Emotional hunger

The difference between cravings and actual hunger.

Have you ever come home from a long stressful day craving macaroni and cheese or ice-cream? Sometimes we turn to comfort foods such as these to get rid of uncomfortable feelings, and to feel a positive emotion. This is what is known as emotional eating. There are times when we eat for pleasure, comfort, to relieve stress, out of boredom or as a reward. We are not eating out of physical hunger, but to control our emotional hunger. Eating to fill an emotional need may seem to be the best solution; however, it’s only a temporary fix. Using food to cope with negative emotions can lead to negative feelings and may distract you from dealing with the real problem.

How can you determine if you are feeling emotional hunger or physical hunger? Because emotional hunger can sometimes dictate all thoughts, it is hard to know what you are feeling. Emotional hunger is usually overwhelming, comes on suddenly and feels like it must be fulfilled right away. If you are feeling physical hunger, it comes on more slowly and you can usually wait longer to satisfy the hunger. Emotional hunger makes you crave certain comfort foods – familiar foods from childhood or favorite foods. Being physically hungry makes you feel like you’d be open to eating a wide variety of foods, not just specific cravings. After eating with emotional hunger, one often feels stuffed but not satisfied. When feeling physical hunger, one feels full after eating, and satisfied, without the craving for more food.

Tips for managing emotional eating:

Keep a food diary – Every time you have an urge or craving to eat write down what you’re feeling and the food you crave, so that you can better understand what is causing your emotional hunger.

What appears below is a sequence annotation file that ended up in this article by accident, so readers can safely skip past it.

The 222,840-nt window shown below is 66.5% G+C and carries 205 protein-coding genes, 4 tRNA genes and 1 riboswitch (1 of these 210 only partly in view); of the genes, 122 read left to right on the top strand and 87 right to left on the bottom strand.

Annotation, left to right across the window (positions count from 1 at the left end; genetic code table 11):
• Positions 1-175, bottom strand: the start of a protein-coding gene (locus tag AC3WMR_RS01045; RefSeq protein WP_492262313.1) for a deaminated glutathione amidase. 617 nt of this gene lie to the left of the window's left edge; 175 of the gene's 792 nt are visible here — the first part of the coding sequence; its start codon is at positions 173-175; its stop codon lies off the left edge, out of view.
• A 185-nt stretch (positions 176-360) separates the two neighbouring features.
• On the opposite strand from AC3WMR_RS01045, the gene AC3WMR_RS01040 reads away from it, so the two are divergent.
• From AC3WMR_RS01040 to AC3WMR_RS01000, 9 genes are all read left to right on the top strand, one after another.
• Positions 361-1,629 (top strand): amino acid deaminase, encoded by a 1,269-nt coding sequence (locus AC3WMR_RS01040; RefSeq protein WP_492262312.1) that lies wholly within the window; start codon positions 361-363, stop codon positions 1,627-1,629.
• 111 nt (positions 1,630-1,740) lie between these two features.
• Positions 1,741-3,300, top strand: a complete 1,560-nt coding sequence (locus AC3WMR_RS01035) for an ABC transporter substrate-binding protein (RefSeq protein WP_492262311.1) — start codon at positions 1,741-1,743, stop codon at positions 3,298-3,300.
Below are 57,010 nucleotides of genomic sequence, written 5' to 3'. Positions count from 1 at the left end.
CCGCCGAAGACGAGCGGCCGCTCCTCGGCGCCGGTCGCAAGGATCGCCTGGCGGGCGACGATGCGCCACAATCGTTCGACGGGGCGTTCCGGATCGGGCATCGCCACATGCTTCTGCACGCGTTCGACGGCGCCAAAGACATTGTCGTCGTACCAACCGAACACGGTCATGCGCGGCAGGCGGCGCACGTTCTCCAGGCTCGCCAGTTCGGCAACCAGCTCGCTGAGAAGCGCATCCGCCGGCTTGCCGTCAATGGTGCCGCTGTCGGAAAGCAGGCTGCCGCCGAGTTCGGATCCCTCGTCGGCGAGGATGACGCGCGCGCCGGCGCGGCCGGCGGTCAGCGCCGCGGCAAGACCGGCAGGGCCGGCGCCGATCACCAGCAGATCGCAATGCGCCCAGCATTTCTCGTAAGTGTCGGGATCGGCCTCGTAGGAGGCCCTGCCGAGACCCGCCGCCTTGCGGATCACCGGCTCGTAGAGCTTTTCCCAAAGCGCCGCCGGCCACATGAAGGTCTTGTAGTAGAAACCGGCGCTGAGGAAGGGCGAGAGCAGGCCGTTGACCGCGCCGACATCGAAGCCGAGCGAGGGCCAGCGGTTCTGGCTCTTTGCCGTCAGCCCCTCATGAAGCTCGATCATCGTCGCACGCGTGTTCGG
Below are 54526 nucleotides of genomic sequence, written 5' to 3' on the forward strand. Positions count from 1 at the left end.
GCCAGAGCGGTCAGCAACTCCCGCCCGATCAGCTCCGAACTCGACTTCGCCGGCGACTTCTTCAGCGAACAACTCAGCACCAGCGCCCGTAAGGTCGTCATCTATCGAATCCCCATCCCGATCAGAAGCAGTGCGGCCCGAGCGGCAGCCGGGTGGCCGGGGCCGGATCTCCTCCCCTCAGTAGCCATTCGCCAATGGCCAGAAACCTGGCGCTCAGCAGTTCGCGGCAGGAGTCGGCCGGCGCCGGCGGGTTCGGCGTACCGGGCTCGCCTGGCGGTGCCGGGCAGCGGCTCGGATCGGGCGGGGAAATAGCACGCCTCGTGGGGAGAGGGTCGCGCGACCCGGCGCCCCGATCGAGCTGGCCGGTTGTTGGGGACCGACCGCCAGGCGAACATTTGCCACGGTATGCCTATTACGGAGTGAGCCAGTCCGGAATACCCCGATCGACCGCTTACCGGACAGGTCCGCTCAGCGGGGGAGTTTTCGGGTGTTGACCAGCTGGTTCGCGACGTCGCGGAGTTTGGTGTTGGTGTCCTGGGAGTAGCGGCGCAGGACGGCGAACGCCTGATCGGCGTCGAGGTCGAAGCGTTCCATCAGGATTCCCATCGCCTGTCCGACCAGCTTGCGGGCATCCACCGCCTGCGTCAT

Get support – Talk to family, friends or members of your community.

Put off cravings by doing another enjoyable activity – By taking a walk, calling friends or family, playing a card game, reading or taking part in a hobby, you can postpone or stop the emotional eating.

Get more sleep (around eight hours a night) – Michigan State University Extension states this helps to reduce irritability, stress and anxiety, which triggers emotional eating.

Take five minutes – Before you give in to a craving, give yourself an opportunity to make a different decision.

Don’t deprive yourself – You don’t have to completely stop eating your favorite comfort foods. The key is to have your comfort foods in moderation, not eating them to get rid of an unhappy emotion or to enhance a good emotion you may be feeling.

Using these tips to manage emotional hunger and eating, may help to identify which you are dealing with, and lead to mindful eating. Mindful eating can become healthy eating and eliminate emotional hunger in your life.

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